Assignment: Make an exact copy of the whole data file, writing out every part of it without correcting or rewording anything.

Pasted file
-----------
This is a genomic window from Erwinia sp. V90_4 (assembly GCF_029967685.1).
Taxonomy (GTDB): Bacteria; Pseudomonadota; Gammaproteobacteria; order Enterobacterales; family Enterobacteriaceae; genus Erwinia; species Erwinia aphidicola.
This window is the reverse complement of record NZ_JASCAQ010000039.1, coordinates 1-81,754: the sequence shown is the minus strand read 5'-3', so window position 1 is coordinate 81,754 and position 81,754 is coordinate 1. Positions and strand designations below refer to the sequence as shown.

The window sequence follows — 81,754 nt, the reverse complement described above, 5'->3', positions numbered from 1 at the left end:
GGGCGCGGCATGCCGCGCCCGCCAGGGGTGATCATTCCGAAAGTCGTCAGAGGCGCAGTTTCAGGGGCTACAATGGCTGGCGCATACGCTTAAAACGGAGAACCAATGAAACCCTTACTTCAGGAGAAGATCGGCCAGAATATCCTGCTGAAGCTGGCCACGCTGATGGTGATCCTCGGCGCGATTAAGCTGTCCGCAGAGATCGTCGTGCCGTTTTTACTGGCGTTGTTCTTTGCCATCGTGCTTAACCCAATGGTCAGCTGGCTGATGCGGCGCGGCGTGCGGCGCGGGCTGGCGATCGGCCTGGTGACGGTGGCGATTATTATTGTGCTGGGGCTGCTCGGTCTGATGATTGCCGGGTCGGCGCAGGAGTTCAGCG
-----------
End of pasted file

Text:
This is a genomic window from Erwinia sp. V90_4 (assembly GCF_029967685.1).
Taxonomy (GTDB): Bacteria; Pseudomonadota; Gammaproteobacteria; order Enterobacterales; family Enterobacteriaceae; genus Erwinia; species Erwinia aphidicola.
This window is the reverse complement of record NZ_JASCAQ010000039.1, coordinates 1-81,754: the sequence shown is the minus strand read 5'-3', so window position 1 is coordinate 81,754 and position 81,754 is coordinate 1. Positions and strand designations below refer to the sequence as shown.

The window sequence follows — 81,754 nt, the reverse complement described above, 5'->3', positions numbered from 1 at the left end:
GGGCGCGGCATGCCGCGCCCGCCAGGGGTGATCATTCCGAAAGTCGTCAGAGGCGCAGTTTCAGGGGCTACAATGGCTGGCGCATACGCTTAAAACGGAGAACCAATGAAACCCTTACTTCAGGAGAAGATCGGCCAGAATATCCTGCTGAAGCTGGCCACGCTGATGGTGATCCTCGGCGCGATTAAGCTGTCCGCAGAGATCGTCGTGCCGTTTTTACTGGCGTTGTTCTTTGCCATCGTGCTTAACCCAATGGTCAGCTGGCTGATGCGGCGCGGCGTGCGGCGCGGGCTGGCGATCGGCCTGGTGACGGTGGCGATTATTATTGTGCTGGGGCTGCTCGGTCTGATGATTGCCGGGTCGGCGCAGGAGTTCAGCG